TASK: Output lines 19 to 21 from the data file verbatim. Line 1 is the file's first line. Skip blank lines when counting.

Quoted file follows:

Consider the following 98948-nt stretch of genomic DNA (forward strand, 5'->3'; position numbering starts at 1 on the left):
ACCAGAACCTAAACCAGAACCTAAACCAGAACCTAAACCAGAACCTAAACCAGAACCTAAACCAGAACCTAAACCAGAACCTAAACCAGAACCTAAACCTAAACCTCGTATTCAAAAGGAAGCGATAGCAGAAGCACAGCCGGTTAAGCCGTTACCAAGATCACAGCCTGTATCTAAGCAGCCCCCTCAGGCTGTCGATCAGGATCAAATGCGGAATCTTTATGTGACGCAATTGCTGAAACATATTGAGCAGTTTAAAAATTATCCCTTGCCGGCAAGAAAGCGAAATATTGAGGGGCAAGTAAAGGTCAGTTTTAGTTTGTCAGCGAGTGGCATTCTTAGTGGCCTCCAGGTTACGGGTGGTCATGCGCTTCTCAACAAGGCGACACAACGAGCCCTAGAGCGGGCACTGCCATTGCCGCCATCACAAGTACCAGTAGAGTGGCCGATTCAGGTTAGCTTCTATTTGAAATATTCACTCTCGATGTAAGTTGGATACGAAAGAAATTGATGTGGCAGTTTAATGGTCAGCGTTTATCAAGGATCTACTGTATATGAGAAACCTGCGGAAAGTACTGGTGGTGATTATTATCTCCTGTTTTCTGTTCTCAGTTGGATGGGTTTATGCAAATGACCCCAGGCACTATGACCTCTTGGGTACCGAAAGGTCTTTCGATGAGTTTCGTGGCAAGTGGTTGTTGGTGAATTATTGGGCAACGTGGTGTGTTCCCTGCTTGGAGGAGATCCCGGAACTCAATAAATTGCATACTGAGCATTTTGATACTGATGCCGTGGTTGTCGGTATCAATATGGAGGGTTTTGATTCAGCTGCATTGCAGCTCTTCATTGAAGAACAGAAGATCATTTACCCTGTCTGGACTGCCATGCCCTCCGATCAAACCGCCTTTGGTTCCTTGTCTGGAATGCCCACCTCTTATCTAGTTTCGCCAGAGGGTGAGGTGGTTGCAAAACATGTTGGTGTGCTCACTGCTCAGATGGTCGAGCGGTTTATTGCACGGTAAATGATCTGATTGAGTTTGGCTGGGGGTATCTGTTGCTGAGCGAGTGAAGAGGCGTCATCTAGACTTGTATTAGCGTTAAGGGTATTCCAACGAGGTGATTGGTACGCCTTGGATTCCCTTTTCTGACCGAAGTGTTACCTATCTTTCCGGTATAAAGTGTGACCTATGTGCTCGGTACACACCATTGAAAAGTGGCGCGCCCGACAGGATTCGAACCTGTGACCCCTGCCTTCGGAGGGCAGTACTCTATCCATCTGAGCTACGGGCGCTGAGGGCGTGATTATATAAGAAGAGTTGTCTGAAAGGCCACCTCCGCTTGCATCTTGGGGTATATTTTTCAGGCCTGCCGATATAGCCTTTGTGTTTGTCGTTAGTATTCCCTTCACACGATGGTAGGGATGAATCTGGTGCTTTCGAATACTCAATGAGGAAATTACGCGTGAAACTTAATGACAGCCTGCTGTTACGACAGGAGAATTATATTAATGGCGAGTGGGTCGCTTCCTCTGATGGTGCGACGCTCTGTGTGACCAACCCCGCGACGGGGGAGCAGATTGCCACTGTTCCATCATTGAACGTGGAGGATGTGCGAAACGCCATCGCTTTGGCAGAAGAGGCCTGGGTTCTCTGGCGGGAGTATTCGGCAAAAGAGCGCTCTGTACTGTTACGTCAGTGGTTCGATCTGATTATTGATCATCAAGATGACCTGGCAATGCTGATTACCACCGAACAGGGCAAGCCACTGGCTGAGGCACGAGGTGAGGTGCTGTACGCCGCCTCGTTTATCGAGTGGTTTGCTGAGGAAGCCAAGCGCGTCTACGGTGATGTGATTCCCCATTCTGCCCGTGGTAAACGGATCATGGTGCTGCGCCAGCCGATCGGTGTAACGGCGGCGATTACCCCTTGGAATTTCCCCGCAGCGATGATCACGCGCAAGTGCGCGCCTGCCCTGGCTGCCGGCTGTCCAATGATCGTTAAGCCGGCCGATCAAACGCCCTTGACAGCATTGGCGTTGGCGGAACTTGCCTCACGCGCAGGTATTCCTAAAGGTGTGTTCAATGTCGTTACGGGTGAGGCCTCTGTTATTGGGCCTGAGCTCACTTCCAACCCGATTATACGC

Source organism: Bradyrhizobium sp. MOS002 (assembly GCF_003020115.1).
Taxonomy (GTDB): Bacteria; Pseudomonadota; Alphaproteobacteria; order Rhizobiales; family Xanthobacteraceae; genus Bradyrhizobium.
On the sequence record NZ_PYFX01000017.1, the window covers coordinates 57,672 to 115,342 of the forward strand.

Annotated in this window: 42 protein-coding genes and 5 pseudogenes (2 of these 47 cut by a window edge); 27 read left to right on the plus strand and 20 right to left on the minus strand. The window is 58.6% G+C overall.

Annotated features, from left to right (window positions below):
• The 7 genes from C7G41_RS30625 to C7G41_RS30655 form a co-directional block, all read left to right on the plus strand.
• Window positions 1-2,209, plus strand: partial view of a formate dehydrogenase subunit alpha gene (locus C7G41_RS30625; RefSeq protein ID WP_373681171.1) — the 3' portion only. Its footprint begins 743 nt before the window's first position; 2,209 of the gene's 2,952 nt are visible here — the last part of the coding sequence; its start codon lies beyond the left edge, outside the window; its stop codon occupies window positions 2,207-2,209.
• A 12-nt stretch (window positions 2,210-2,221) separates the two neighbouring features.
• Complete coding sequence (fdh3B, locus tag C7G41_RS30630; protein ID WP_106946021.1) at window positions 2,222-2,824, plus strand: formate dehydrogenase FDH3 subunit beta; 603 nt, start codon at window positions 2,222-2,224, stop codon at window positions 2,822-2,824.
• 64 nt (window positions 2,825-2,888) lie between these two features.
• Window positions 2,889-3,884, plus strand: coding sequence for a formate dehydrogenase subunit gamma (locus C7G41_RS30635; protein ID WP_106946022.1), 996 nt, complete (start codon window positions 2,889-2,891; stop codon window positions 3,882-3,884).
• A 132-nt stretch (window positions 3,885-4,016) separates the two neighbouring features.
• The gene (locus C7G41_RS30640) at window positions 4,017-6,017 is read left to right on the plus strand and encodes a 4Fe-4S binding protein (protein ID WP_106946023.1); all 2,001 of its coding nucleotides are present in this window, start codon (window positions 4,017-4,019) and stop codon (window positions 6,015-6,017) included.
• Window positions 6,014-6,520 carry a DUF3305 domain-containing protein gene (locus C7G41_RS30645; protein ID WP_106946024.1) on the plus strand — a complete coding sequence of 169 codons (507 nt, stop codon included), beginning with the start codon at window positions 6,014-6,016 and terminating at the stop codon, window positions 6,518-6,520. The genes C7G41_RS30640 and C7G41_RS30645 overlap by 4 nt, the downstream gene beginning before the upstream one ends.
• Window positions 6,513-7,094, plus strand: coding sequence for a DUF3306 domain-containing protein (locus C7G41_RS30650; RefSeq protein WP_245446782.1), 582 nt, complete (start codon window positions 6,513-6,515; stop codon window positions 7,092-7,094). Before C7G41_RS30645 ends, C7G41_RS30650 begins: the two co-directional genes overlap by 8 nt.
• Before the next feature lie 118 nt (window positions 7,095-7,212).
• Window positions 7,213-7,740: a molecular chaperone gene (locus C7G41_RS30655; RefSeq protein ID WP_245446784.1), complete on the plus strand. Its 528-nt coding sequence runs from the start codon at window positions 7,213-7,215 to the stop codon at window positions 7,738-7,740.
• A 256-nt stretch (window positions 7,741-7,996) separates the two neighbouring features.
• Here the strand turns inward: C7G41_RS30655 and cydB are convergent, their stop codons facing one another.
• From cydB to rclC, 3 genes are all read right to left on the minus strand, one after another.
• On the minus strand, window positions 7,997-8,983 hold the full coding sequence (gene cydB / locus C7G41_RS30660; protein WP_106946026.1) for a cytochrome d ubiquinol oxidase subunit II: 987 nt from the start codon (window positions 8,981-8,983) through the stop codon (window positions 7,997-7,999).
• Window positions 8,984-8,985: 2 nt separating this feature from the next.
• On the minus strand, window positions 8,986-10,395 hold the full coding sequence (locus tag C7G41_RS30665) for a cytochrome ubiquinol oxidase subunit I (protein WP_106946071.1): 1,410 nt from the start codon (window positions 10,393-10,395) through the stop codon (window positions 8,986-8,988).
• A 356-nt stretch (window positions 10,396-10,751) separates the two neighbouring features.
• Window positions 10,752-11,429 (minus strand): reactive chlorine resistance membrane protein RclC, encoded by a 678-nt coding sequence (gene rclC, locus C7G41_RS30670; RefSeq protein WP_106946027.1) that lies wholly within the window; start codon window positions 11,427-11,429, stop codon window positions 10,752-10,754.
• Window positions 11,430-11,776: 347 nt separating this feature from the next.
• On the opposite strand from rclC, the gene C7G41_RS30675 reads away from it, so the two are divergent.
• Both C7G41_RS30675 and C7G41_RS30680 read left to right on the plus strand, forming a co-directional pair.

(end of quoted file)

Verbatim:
• Window positions 7,213-7,740: a molecular chaperone gene (locus C7G41_RS30655; RefSeq protein ID WP_245446784.1), complete on the plus strand. Its 528-nt coding sequence runs from the start codon at window positions 7,213-7,215 to the stop codon at window positions 7,738-7,740.
• A 256-nt stretch (window positions 7,741-7,996) separates the two neighbouring features.
• Here the strand turns inward: C7G41_RS30655 and cydB are convergent, their stop codons facing one another.